1967 - 1968)
Kingston was probably one of the least well-known Wurzels. He became
Adge Cutler's third tuba player when he replaced Henry Davis in
1967. He stayed with the band for less than a year, and never appeared
on any recordings.
the time, Melt was a young up-and-coming jazz player based in London.
He counted fellow tuba and bass player, and newly-hired Wurzel Henry
Davis amongst his friends. In the late summer of 1967, Henry was
asked to join the latest pop sensation The New Vaudeville Band whose
debut single had topped the charts in USA. With a chance for fame
and fortune - and perhaps hoping for more of a musical challenge
than The Wurzels offered - Henry accepted the offer, but not before
suggesting to Adge Cutler that he appoint Melt as his replacement.
arrived at Temple Meads railway station in Bristol where he was
met by Adge and driven to Adge's Nailsea home. Armed with Henry
Davis' spare upright bass - and instrument he had never played,
but 'knew the fundamentals' - and a barrel of scrumpy Adge had in
the parlour, he was given a crash-course in Wurzels songs. Sadly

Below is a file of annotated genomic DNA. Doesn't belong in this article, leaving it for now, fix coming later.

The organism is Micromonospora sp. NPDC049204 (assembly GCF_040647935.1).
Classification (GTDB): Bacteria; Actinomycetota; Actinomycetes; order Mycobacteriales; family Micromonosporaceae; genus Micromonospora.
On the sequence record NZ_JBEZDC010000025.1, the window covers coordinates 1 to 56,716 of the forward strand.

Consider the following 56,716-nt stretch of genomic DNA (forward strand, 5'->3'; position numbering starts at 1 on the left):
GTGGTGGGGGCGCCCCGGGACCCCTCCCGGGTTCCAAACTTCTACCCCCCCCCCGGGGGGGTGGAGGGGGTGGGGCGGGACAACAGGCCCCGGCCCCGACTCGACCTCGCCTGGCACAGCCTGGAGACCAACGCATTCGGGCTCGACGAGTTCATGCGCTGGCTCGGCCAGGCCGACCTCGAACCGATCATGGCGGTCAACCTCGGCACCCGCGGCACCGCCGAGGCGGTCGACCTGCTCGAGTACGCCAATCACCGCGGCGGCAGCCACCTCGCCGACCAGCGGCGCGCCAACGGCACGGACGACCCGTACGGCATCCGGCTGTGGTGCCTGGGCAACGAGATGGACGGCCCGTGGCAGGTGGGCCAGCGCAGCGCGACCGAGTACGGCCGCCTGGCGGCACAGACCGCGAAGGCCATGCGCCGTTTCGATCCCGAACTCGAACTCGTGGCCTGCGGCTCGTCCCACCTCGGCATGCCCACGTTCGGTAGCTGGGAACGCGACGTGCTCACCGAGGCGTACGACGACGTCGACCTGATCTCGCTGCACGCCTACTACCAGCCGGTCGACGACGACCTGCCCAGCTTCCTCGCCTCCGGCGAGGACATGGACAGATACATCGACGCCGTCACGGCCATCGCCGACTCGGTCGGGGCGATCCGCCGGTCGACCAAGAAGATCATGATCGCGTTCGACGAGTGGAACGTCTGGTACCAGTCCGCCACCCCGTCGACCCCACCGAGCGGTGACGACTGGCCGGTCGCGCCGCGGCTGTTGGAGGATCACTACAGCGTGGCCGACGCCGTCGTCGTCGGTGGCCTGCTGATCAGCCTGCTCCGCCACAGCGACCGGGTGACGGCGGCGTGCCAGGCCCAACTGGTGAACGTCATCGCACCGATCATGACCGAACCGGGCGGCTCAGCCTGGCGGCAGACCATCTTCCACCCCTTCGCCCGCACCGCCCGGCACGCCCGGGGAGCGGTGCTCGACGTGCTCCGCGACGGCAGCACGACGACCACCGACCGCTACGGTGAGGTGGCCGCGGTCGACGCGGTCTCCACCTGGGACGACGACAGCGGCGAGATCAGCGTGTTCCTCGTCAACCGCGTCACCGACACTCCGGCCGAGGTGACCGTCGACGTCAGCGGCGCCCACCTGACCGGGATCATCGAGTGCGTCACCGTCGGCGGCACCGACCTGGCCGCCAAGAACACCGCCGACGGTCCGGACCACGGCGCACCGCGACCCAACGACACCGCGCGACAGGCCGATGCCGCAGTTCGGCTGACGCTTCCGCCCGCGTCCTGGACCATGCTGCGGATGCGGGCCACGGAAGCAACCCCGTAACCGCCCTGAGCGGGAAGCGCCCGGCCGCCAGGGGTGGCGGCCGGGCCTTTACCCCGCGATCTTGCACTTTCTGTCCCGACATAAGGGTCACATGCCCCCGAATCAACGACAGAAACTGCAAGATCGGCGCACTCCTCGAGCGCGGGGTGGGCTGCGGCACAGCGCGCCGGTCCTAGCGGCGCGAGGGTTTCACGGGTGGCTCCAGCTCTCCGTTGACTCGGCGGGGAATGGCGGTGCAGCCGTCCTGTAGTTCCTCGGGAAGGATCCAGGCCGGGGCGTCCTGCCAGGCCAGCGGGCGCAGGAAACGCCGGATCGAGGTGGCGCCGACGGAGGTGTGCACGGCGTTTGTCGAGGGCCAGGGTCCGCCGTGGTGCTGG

he had only learnt two songs before the scrumpy took effect. The
next day, hung-over and dressed in the scruffiest yokel clothes
Dunne's Of Bristol could supply, he was on stage as a Wurzel.
he loved working with Adge, and got on well with his band-mates,
his time with the band was limited to less than a year. Down in
London, things hadn't worked out for Henry, and in March or April
1968, Melt and Henry did a job-swap. Henry returned to The Wurzels,
while Melt caught the train back to London to take over tuba duties
with the New Vaudeville Band.
Fame and fortune never did come to members of the New Vaudeville
Band; within a year they had split as the novelty of their act ran
though has remained in the music industry, and was most recently
spotted providing the bass guitar on Lowri Evans'
Welsh language album Clyw Sibrydion. He remembers his time
as a Wurzel with fond memories, having crammed loads of gigs at
pubs and clubs into his few months with the band; and recalled Adge
as 'a gentle man, an artist and a poet' - quite a nice elegy!
well worth reading are Melt's I Remember
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